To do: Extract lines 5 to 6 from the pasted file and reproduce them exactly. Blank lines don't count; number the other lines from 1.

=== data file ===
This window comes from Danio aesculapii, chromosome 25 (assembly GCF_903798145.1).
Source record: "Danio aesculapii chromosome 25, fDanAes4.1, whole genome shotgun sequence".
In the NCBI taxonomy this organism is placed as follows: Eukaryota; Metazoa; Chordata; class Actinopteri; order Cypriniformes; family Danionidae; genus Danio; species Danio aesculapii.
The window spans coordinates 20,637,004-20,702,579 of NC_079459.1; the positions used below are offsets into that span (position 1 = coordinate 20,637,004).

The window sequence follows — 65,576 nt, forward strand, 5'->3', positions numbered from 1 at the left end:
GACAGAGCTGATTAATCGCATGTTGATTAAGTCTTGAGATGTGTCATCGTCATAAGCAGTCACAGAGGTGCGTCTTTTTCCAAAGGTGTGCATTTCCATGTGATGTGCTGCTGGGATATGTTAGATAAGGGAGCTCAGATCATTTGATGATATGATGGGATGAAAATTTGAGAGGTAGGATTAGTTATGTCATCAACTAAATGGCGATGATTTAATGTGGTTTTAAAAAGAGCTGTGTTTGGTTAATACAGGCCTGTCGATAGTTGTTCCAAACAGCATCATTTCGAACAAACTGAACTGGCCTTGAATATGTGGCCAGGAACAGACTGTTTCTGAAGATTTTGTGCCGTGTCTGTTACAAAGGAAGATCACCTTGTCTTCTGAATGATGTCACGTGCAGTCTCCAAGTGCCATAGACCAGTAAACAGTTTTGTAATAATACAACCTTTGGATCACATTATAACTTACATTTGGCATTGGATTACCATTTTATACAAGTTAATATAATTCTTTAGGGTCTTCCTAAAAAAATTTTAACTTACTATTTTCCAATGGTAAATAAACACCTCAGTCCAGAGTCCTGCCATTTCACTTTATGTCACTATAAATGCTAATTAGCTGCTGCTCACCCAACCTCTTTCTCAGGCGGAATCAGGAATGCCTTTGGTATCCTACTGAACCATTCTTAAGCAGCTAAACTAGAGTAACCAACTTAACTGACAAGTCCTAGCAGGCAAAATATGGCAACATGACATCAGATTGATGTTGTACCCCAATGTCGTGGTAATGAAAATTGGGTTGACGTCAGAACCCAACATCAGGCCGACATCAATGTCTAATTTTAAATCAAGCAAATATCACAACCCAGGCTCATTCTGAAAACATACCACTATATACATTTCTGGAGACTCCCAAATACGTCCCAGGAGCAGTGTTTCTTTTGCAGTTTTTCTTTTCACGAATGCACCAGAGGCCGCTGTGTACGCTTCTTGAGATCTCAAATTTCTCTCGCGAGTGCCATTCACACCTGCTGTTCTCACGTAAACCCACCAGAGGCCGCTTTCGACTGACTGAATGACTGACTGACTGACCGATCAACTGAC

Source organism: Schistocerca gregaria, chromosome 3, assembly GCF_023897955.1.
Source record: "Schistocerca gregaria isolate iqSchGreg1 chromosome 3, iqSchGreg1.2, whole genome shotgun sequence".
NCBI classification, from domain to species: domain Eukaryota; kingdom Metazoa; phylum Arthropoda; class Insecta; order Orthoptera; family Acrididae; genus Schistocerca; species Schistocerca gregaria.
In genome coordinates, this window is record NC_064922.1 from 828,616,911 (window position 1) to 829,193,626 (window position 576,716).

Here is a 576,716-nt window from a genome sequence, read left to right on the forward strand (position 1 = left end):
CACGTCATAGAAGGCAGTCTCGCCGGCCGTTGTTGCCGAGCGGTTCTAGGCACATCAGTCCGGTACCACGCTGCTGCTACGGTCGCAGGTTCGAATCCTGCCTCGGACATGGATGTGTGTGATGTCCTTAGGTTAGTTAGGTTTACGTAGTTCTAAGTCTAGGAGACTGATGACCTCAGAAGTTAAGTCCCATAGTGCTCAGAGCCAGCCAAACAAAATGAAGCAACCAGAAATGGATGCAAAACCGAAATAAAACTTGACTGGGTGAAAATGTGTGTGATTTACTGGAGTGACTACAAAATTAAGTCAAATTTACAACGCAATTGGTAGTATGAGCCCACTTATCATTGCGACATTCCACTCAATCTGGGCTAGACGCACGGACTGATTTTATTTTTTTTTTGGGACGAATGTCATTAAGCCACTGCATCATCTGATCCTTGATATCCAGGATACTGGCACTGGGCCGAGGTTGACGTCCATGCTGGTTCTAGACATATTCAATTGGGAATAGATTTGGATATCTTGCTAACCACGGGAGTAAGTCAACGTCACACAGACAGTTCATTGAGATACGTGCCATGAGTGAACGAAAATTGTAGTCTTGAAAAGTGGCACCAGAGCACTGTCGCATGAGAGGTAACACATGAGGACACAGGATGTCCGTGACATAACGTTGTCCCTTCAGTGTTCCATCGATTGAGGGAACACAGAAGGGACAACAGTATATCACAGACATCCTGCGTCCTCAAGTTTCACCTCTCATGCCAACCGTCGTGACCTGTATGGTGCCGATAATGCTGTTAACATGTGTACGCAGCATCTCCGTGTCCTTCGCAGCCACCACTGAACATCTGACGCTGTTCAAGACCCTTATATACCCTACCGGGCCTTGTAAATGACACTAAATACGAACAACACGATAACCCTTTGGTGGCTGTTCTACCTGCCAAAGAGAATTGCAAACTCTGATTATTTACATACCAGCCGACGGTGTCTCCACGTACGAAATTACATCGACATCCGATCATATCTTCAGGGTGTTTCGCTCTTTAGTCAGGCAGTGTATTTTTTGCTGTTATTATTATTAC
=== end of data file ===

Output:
The window sequence follows — 65,576 nt, forward strand, 5'->3', positions numbered from 1 at the left end:
GACAGAGCTGATTAATCGCATGTTGATTAAGTCTTGAGATGTGTCATCGTCATAAGCAGTCACAGAGGTGCGTCTTTTTCCAAAGGTGTGCATTTCCATGTGATGTGCTGCTGGGATATGTTAGATAAGGGAGCTCAGATCATTTGATGATATGATGGGATGAAAATTTGAGAGGTAGGATTAGTTATGTCATCAACTAAATGGCGATGATTTAATGTGGTTTTAAAAAGAGCTGTGTTTGGTTAATACAGGCCTGTCGATAGTTGTTCCAAACAGCATCATTTCGAACAAACTGAACTGGCCTTGAATATGTGGCCAGGAACAGACTGTTTCTGAAGATTTTGTGCCGTGTCTGTTACAAAGGAAGATCACCTTGTCTTCTGAATGATGTCACGTGCAGTCTCCAAGTGCCATAGACCAGTAAACAGTTTTGTAATAATACAACCTTTGGATCACATTATAACTTACATTTGGCATTGGATTACCATTTTATACAAGTTAATATAATTCTTTAGGGTCTTCCTAAAAAAATTTTAACTTACTATTTTCCAATGGTAAATAAACACCTCAGTCCAGAGTCCTGCCATTTCACTTTATGTCACTATAAATGCTAATTAGCTGCTGCTCACCCAACCTCTTTCTCAGGCGGAATCAGGAATGCCTTTGGTATCCTACTGAACCATTCTTAAGCAGCTAAACTAGAGTAACCAACTTAACTGACAAGTCCTAGCAGGCAAAATATGGCAACATGACATCAGATTGATGTTGTACCCCAATGTCGTGGTAATGAAAATTGGGTTGACGTCAGAACCCAACATCAGGCCGACATCAATGTCTAATTTTAAATCAAGCAAATATCACAACCCAGGCTCATTCTGAAAACATACCACTATATACATTTCTGGAGACTCCCAAATACGTCCCAGGAGCAGTGTTTCTTTTGCAGTTTTTCTTTTCACGAATGCACCAGAGGCCGCTGTGTACGCTTCTTGAGATCTCAAATTTCTCTCGCGAGTGCCATTCACACCTGCTGTTCTCACGTAAACCCACCAGAGGCCGCTTTCGACTGACTGAATGACTGACTGACTGACCGATCAACTGAC